Monday, March 17, 2014
St. Paddy's Day IPA Roundup: Bell's Hopslam, Brooklyn Blast!, Smuttynose Noonan Black IPA, and Victory DirtWolf
None of these beers are green. Some of them have some green on the labels. Is that enough to make this post acceptable for St. Patrick's Day?
It's not like I've ever really subscribed to the notion that one should drink green beer on St. Patrick's Day--I can't recall ever having a green beer, though that might speak more to my social life than anything else.
So for anyone not doing the bar scene today, but still looking to enjoy a nice beer at home, here are a few options, all types of IPAs, all at least good and worthy of trying.
It had been several years since I'd tried Hopslam--I'm thinking around six, way back when I was spending some of my days in Southwest Missouri--and I was still something of a craft beer neophyte in those days. After all those years, after honing my palate and developing a real affinity for IPAs, it was interesting to go back and try this beer that I remember as just overpowering my taste buds. It was too strong, too bitter for me at that point.
Now? Different story. Did I always have a taste for the bitter but, as somebody who never really used to drink coffee, let alone strongly-hopped beers, needed to hone those specific taste buds? Or did I actually train my taste buds in a way by drinking more IPAs and more coffee in recent years?
Whatever the answer to those questions, I now fully appreciate Hopslam, though I'm still not sure I'd rank it up as high as some of my favorite IPAs, like Heady Topper and Lagunitas Sucks. The 10% ABV is noticeable, and I still think this is a pretty heavy beer, even compared to other double IPAs. Maybe the honey that's added to Hopslam contributes to this (and to the bit of sweetness in the background), but I don't really mind. I like a little variety, even amongst beers of the same style.
As for the hops, there's great, fresh flavor here. Not to the same level as in a newly-canned Heady Topper--the vibrancy of the hops there is almost over the top--but enough so that the flavors really pop and outshine the thickness and sweetness. There's a lot of good grapefruit flavor in there, and certainly a strong trailing bitterness.
This is an impressive beer for someone who likes IPAs and is accustomed to these flavors. I'm glad my palate seems to have progressed to a point where I can fully appreciate this one, especially since I still have five bottles left!
I found this while wandering around Whole Foods in Paramus about a month ago, the first time I'd encountered it. Since Whole Foods doesn't upcharge for singles (in this case exactly 1/4th of the price of the four pack), I figured it was worth a try.
In the double IPA category, at 8.4% ABV, it's nice to see Blast! seems to now be a part of Brooklyn's regular rotation. This is a good beer, though it obviously suffers in comparison to others in this style.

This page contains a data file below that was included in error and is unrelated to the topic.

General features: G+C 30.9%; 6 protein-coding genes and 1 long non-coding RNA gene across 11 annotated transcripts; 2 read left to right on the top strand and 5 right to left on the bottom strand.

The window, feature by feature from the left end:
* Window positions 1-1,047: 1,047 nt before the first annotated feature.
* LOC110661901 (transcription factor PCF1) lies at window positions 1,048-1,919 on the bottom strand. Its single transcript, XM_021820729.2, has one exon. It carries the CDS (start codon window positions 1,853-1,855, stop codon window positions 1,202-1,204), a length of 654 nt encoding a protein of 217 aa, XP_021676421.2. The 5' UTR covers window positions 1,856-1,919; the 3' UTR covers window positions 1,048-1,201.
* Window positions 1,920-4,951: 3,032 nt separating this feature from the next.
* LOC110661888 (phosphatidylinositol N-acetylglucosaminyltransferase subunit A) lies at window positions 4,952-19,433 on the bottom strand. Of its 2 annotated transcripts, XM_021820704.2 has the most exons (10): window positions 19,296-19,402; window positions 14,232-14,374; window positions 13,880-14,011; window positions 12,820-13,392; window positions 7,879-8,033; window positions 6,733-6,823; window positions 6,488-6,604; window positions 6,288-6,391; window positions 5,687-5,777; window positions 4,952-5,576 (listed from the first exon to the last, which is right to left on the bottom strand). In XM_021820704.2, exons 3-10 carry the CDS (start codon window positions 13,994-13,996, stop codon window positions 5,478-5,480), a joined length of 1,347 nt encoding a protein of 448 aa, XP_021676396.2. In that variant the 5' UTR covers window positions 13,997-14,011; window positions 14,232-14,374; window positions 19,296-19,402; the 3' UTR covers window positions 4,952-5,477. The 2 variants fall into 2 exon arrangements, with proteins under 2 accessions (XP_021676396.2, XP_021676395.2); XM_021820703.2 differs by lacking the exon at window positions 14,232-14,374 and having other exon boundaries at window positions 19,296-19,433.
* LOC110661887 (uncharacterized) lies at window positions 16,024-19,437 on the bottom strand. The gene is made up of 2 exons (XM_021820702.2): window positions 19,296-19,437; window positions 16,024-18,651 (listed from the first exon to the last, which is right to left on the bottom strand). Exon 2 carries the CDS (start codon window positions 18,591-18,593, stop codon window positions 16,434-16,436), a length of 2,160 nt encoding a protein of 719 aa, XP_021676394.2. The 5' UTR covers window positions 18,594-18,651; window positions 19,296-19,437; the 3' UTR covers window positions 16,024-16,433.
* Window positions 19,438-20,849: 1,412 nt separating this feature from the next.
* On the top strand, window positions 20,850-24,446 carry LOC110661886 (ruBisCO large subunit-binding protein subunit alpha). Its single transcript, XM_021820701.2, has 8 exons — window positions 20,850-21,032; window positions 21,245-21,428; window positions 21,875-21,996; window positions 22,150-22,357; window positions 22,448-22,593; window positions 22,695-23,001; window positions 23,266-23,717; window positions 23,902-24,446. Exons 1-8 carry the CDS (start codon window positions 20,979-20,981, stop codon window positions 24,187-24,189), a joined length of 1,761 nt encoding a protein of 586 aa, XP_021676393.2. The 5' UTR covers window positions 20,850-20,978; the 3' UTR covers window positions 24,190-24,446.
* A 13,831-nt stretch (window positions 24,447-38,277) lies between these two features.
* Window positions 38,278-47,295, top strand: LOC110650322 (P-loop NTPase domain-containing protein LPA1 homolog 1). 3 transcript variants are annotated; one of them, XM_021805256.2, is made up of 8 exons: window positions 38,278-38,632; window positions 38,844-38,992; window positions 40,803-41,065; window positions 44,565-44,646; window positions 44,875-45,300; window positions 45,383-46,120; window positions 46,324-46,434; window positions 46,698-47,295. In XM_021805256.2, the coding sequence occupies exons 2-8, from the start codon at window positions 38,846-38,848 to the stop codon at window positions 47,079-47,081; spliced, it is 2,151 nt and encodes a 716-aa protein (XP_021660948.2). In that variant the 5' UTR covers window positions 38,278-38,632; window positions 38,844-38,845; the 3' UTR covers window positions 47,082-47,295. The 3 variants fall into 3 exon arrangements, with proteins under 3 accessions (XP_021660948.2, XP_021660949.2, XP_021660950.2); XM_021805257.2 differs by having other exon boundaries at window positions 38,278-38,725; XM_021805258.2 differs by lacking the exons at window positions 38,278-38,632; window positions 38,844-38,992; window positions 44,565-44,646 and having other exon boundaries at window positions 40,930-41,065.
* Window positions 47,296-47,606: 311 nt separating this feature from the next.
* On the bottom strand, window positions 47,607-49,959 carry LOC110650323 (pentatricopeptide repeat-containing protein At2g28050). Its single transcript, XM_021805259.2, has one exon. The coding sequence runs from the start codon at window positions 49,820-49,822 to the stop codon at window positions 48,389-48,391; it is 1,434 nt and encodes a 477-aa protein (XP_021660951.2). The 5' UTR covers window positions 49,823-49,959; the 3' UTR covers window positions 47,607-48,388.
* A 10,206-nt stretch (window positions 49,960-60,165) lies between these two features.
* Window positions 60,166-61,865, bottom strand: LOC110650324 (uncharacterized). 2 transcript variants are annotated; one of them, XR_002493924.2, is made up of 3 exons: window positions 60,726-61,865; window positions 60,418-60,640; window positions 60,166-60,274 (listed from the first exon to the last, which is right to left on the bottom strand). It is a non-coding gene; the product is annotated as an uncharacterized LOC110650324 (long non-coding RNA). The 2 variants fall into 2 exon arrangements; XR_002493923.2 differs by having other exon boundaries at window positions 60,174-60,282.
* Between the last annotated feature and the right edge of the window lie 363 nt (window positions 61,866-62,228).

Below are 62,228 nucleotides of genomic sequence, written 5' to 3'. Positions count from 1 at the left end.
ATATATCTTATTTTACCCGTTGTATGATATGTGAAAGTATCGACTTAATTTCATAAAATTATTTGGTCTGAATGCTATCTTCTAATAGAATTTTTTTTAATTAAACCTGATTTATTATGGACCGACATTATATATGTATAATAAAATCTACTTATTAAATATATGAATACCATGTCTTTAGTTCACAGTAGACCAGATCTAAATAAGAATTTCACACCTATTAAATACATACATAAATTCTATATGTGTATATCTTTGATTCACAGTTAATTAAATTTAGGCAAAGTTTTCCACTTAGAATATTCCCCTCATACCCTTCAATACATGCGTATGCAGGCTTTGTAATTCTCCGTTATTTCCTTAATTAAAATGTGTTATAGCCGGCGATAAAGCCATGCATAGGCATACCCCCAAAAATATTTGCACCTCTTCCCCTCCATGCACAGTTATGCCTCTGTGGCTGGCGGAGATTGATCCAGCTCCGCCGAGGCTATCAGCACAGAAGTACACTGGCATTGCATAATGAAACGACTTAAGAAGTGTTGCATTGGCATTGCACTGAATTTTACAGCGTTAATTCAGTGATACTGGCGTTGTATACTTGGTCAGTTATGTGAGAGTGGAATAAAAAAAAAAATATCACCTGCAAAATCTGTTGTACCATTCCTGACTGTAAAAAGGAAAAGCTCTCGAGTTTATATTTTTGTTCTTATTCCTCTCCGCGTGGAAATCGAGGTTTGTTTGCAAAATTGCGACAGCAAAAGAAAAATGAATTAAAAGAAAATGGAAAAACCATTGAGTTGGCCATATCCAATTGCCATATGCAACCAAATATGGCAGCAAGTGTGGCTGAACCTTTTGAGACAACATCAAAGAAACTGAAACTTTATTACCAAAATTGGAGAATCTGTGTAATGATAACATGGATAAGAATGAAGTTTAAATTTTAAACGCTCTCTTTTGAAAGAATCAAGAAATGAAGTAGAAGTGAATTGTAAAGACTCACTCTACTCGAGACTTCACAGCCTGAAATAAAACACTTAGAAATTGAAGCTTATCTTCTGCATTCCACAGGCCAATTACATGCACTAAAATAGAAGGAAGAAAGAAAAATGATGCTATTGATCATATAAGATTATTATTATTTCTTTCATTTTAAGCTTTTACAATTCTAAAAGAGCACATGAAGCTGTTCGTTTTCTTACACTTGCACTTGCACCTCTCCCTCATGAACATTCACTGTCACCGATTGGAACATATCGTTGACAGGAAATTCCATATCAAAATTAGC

But Blast! does distinguish itself from many of these other American DIPAs because of the hops featured. As described on Brooklyn's website, "we use earthy English hops to build the foundation and bright citrusy American hops to bring the noise." This is a pretty well-balanced beer, especially for those in this style. Maybe it's the way those English hops harmonize with the malty backbone, but the citrusy hop flavor isn't so prominent here, and even the bitterness seems somewhat minimized.
Granted, I love those citrusy hop flavors, so this is never going to be near the top of my list of double IPAs. But it was enjoyable enough that I wouldn't hesitate to have this again.
Smuttynose Noonan Black IPA
This beer was available at Trader Joe's for something under $2 per bottle, more than reasonable for a new beer from a well-respected brewery. Named after late brewing pioneer Greg Noonan, this isn't your average IPA. The color alone will give that away; it looks like a porter or stout, but supposedly has the hops to bring those IPA flavors.
I say supposedly because I honestly didn't get those flavors. What I tasted was definitely more in line with a porter. Maybe I just drink with my eyes too much? Now, this isn't to say the taste here was bad. The roasted malts present do create a satisfying taste, but there was something slightly off here. Maybe that was the addition of the hops--but the sign that they just didn't harmonize particularly well with the other elements of this beer.
Mouthfeel wise this one is moderately thin and well-carbonated. It's only 5.7% ABV, so it drinks pretty easily, but there was nothing about this--at least to the way I tasted it, and I did let it warm sufficiently to make sure I was getting all the notes--that made it stand out to me.
Victory DirtWolf Double IPA
Yet another double IPA, and another recent addition to shelves, Victory's DirtWolf replaces their past Hop Wallop IPA. Victory is one of those beers that I tend to trust with pretty much any of their products, so when I found this on tap at The Hollow in Albany, I was excited to give it a try.
For anyone in the Saratoga area, I just saw a four pack of DirtWolf on sale at Healthy Living Market for $8.99. I didn't pick any up because I'm a little overstocked right now, particularly as I try to limit my beer consumption for the time being and slim down a bit, but it's a deal I would have otherwise jumped on.
In some ways I think it's easy to look at all these IPAs and double IPAs that are, in a way, flooding the market and get worried about over-saturation. I've always been a fan of drinking a variety of beers, but lately I've been mostly into IPAs, so I'm not complaining. Sure, I think at some point in the next couple years we're going to see a push back, and even true hop heads are probably going to be pushing for breweries to focus efforts more in other directions. But this is a great time to be a fan of these beers.